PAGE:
Practical Boat Owner: A piece of metal recovered from the sea off the Isles of Scilly looks to be debris from an American space rocket.

It was reported to the UK Coastguard yesterday afternoon, which immediately issued a warning to shipping in the area.

The debris was recovered with the help of local professional boatman, before being towed into New Grimsby and is currently securely held on the beach at Tresco.

Martin Leslie, coastal area commander, said: ‘The markings show an American flag. It looks like it’s an American rocket and seems most likely to be the unmanned Space X Falcon 9 which blew up shortly after take-off from Cape Canaveral in June.

‘We’re grateful for all those who helped in its recovery – it was a great example of the community working together.’

See article at Practical Boat Owner

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Categories: At sea

Yachting Boating World: Being the victim of boat theft is a nasty experience so we’ve got our top 10 tips on how to keep both your vessel and your belongings safe.

 

Whether big or small, marine crime has a big impact on its victims and can generate fear among boating communities. The first step to tackling the problem is ensuring that you’ve done everything you can to protect yourself from boat theft.

The following tips should help you to have peace of mind that you’ve left your boat and its belongings as secure as they can be.

1. Never leave anything valuable on display, this includes items lose in the cockpit or on deck such as rope and fenders.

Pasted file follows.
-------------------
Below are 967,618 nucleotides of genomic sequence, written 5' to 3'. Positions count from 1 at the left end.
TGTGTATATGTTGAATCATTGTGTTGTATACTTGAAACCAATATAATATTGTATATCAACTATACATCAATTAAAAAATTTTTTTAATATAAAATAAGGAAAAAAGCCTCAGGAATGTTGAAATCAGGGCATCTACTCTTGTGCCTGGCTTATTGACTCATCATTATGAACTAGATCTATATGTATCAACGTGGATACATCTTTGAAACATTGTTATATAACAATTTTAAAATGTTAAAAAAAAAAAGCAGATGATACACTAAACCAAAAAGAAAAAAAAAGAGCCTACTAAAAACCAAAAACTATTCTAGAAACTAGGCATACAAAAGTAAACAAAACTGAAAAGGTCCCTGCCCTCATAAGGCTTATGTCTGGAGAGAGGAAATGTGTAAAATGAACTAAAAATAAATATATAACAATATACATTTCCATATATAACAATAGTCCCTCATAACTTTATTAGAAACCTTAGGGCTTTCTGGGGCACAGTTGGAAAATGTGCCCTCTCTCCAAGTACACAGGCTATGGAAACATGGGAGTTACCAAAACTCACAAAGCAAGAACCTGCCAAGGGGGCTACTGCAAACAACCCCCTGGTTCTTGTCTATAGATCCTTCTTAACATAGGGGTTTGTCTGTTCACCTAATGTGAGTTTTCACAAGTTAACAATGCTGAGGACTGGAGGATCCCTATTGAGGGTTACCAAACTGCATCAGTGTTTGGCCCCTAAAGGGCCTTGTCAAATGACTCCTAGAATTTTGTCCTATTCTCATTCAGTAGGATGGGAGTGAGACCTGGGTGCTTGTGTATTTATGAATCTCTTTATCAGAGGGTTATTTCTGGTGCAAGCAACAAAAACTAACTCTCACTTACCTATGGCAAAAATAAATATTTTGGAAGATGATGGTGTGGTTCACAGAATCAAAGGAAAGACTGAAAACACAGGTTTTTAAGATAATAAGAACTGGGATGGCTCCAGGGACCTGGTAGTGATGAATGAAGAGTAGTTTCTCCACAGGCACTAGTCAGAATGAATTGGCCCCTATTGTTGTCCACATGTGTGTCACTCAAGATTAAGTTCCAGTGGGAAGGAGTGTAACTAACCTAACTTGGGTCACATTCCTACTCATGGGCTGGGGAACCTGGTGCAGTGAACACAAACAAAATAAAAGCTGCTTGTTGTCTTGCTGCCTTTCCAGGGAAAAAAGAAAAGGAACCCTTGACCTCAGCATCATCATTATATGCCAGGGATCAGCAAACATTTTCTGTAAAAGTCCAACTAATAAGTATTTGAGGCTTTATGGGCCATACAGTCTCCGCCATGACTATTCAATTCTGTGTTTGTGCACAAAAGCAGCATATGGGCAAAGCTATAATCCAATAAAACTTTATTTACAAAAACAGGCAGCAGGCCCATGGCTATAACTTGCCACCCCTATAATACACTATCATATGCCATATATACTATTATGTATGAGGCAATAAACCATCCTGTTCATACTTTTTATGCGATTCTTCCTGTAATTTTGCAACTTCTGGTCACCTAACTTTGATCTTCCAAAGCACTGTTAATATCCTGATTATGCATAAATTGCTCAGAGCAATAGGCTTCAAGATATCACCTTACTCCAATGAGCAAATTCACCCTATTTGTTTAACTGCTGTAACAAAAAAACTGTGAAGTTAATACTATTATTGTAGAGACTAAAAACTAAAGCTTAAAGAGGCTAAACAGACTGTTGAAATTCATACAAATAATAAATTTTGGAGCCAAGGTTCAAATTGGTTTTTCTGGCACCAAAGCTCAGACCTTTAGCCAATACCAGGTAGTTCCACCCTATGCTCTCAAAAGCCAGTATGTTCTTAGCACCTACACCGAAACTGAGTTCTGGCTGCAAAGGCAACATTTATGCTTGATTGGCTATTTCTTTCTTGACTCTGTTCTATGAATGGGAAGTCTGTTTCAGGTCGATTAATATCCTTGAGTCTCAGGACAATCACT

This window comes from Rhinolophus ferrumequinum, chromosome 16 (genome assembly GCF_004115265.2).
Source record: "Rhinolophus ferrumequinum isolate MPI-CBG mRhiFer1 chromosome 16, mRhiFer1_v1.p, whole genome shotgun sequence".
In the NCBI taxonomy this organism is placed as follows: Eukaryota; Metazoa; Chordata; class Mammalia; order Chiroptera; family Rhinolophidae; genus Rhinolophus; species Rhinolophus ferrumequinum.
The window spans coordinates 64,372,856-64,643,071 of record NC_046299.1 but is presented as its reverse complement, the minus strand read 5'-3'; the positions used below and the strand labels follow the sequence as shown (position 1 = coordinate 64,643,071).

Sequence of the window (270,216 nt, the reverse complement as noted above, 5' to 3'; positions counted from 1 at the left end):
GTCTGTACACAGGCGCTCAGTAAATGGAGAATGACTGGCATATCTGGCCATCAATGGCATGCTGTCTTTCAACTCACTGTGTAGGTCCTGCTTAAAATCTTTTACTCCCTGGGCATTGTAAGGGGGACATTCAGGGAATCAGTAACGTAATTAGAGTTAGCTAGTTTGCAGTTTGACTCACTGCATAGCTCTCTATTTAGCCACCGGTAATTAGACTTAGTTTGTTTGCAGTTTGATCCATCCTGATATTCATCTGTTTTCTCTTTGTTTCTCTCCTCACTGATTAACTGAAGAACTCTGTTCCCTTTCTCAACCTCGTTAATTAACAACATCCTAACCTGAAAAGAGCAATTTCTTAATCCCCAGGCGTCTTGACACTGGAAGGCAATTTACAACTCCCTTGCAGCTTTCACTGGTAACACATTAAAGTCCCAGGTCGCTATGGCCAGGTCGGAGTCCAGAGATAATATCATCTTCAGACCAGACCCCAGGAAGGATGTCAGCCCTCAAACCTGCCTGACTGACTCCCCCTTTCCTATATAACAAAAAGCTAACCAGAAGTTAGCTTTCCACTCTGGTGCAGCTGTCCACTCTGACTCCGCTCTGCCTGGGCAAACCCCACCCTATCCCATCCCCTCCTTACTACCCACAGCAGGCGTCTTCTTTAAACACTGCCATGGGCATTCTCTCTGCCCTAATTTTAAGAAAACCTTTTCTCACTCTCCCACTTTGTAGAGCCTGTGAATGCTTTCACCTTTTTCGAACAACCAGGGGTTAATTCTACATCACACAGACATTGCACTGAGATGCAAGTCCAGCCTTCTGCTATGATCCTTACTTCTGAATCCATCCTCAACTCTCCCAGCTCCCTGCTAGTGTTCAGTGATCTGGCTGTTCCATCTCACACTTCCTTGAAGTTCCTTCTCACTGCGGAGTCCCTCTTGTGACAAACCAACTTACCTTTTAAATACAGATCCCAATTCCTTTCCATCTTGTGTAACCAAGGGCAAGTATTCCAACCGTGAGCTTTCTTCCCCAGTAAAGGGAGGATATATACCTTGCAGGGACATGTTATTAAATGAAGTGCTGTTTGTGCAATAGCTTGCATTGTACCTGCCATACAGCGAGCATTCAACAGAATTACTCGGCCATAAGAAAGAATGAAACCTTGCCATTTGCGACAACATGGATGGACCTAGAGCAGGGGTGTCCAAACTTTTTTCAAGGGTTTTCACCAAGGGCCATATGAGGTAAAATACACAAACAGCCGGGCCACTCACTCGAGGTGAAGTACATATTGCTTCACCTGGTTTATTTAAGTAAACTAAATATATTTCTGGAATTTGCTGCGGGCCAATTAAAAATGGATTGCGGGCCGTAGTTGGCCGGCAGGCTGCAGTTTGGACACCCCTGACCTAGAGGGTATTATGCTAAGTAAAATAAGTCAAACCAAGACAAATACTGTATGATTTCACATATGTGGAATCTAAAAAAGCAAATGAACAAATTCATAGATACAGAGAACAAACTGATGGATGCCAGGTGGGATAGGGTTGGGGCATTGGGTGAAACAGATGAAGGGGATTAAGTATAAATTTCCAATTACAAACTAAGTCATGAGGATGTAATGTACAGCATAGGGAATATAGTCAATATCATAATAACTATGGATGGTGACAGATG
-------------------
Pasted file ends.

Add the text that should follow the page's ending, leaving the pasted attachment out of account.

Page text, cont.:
2. If you can, take any valuables off the boat with you, or make sure you lock them away and keep the curtains drawn when the boat is empty so thieves can’t see inside. If you’re unable to take some items with you, ensure you mark them and photographs of the item.

3. Stickers stating that all valuables have been removed from the boat is also another good deterrent.

4. Make sure you use strong padlocks to secure any cupboards. Fit good strong locks and hinges where possible and invest in an alarm if one can be placed on the vessel.

5. Keep your life raft and engine secure as these are some of the most valuable items on your boat. You can get locks specifically designed for outboard engines that hold up against strong attempts at removal.

6. If you need to step away from the ignition, always take the key with you.

7. Keep a list of all the serial numbers on valuables like your radio, navigation equipment or outboard engine. In the event that your boat is broken into, you’ll have copies to pass the police, making it easier for them to trace stolen items back to you. It’s also worth making a note of any scratches or marks your equipment has, as it could help identify it in the event it is stolen.